That something's clearly up in the country is evidenced by the furious speed of the social network activity. On Wednesday afternoon, some of these Tweets refer joyously to the fact the bill wasn't passed and the large majority of them are still calling on people to sign the various petitions after the event. The few Tweets about the latest episode connected to W2W – opposition leader Kizza Besigye being denied entry onto a Kenya Airways flight to Kampala, after he was admitted to hospital in Nairobi seeking treatment for his injuries inflicted by the Ugandan police force – are all but lost in the stream. Conveniently, Besigye will now not make it to Kampala in time to attend Museveni's presidential inauguration on Thursday.
The world is indeed watching Uganda – but very selectively.
Which begs the question: Why was the anti-homosexuality bill suddenly debated in parliament last Friday, after being shelved for more than 18 months in the face of international pressure? There are two ways of looking at it. Firstly, given the current turmoil in Uganda, it would have been able to pass unopposed. On a local level, one can see the twisted logic in this. For many Ugandans, worried about how to feed their families, pay their bills , and escape being tear gassed by police on their way to work, taking a stand against the bill is not a priority. As a further point, debating the bill while his own grasp on power is a tad precarious also allows Museveni to tap into the anti-homosexual sentiment, which is all-too-common in Uganda, to boost his own position.
On a global level, the diversionary logic works in reverse – get the international community to focus its outrage on the bill, and attention is distracted from the general protests in Uganda. This approach seems to have worked a treat. In case you were wondering, there are no online petitions calling for an end to the violent clampdown on the W2W protests, or the brutal treatment of Besigye and other opposition leaders in particular.
There is a plethora of causes calling out for human-rights activists' attention around the world, and no one activist can fight on behalf of all of them. But, in this particular case, it doesn't do either cause any good to separate the issues. LGBT rights are human rights. And, as the events of the last few years have demonstrated beyond doubt, Museveni and the Ugandan government clearly don't respect those either. Sadly, LGBT individuals will never be safe in Uganda even beyond Museveni's hold on power, until a general culture of human rights is established.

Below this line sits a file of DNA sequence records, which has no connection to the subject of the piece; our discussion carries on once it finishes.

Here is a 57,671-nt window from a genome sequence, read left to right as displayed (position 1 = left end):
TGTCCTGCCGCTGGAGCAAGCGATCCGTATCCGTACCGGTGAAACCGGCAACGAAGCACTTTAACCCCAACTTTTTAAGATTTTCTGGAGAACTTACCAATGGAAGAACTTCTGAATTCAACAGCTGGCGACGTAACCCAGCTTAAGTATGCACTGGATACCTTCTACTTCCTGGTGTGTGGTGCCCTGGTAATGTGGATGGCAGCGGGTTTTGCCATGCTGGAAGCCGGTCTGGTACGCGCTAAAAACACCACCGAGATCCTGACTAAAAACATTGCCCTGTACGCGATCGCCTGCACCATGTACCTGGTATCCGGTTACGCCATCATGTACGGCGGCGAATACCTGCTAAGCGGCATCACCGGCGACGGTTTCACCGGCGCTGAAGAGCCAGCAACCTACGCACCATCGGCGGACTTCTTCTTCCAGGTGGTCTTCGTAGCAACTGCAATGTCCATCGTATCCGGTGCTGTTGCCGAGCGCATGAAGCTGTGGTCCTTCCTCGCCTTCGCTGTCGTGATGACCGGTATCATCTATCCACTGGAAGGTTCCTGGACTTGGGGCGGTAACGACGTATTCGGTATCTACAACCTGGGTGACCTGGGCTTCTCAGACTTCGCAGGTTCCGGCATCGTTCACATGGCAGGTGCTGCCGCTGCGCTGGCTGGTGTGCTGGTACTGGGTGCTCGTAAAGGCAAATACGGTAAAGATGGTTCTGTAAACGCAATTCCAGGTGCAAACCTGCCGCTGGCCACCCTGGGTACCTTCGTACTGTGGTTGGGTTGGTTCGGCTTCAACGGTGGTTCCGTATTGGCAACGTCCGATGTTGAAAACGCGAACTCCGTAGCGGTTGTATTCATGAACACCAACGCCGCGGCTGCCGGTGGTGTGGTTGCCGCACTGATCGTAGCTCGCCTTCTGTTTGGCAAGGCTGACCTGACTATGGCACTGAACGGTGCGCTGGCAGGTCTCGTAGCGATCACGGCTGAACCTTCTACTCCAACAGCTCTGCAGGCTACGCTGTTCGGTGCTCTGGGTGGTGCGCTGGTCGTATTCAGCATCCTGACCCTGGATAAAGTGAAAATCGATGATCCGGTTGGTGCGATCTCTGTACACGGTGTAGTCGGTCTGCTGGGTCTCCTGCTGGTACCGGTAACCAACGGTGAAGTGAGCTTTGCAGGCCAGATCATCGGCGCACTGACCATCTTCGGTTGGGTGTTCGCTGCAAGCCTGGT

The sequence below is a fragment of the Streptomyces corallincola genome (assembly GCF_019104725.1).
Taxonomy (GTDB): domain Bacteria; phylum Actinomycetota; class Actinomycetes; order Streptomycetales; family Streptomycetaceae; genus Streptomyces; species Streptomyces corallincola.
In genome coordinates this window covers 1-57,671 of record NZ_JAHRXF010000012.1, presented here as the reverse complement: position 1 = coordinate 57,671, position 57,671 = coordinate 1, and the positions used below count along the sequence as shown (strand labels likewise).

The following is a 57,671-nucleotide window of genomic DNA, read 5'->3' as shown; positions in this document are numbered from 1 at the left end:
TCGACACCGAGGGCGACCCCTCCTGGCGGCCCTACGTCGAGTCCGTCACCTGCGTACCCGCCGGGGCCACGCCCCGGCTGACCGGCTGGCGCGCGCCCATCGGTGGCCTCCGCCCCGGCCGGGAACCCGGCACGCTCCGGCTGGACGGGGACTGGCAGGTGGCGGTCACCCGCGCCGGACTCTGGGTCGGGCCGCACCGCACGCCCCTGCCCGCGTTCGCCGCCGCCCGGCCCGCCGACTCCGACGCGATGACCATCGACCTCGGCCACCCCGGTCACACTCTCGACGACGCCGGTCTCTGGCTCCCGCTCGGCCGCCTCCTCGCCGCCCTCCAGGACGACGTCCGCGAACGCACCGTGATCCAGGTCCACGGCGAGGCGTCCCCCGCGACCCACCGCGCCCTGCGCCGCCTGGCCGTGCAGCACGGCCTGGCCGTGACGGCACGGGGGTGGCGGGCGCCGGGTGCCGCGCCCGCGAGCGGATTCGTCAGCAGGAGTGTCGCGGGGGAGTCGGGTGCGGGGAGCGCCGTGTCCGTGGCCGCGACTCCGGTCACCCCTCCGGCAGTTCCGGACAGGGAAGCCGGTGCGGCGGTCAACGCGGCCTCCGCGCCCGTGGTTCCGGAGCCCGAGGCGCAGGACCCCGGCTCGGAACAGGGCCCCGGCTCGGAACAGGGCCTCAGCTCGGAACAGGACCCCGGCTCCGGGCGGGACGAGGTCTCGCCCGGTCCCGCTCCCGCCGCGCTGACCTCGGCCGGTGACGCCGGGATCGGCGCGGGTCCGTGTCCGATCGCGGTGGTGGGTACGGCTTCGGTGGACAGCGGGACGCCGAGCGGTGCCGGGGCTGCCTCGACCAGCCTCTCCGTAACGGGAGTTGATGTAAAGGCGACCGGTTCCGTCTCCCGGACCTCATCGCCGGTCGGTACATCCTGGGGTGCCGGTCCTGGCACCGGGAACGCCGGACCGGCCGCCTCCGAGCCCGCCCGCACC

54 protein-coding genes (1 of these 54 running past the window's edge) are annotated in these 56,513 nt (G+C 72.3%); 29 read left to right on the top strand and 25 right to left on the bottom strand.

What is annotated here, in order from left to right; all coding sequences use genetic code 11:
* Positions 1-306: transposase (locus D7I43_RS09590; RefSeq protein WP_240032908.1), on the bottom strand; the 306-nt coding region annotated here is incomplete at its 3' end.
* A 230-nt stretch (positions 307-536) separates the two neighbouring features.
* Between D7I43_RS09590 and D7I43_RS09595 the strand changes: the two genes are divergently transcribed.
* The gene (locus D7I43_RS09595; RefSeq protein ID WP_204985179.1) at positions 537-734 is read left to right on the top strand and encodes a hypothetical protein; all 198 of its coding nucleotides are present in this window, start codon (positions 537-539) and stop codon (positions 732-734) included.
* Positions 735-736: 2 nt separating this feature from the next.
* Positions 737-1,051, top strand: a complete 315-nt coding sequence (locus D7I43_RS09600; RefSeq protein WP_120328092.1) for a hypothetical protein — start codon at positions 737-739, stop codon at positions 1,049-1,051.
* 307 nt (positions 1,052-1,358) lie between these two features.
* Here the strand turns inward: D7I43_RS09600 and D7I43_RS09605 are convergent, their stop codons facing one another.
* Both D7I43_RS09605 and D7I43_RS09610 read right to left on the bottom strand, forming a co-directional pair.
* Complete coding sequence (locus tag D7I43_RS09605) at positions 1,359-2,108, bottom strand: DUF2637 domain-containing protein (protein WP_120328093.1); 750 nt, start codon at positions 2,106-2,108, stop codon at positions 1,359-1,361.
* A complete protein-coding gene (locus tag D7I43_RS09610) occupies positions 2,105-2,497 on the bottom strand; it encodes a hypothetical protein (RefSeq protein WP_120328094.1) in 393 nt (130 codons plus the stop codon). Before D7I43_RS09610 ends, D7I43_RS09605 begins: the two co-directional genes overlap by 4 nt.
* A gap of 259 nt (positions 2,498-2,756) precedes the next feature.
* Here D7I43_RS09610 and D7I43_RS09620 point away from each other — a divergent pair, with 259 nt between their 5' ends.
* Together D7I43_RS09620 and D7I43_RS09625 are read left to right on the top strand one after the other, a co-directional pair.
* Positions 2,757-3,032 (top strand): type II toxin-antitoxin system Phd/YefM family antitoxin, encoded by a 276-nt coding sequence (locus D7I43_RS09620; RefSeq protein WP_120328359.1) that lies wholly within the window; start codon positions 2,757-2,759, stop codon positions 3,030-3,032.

Asked whether human rights' activists within Uganda have made a connection between freedom of expression and freedom regarding sexual orientation, Smug's Mugisha says, “In Uganda, they are seen as two separate causes. There is too much harm that has been done by church groups here – even human-rights activists do not want to speak out for us.”
Museveni's tactics will probably continue being successful until the people of Uganda adopt a holistic view of the repression facing the all country's citizens. As anonymous blogger Gugs, who posts at Gay Uganda, wrote on Friday: “People, I am a gay man, who is Ugandan. I can be killed because of being gay in Uganda. But, I can also be killed because of the general abuse of human rights in the country... If you want to condemn the anti-homosexuality bill, please condemn [it] in the strongest terms possible, the general state of human rights in Uganda... Do not separate the two issues. Mention both in the same sentence, in the same breath... LGBT rights are human rights. They are not divisible.” DM
Photo: Uganda's President Yoweri Museveni addresses a media conference at his country home in Rwakitura, 300 km (180 miles) southwest of Kampala April 16, 2011. Museveni warned he would not allow protests against food and fuel price rises led by opposition leader Kizza Besigye. REUTERS/James Akena.
- Uganda's anti-gay bill is far from dead, in the Guardian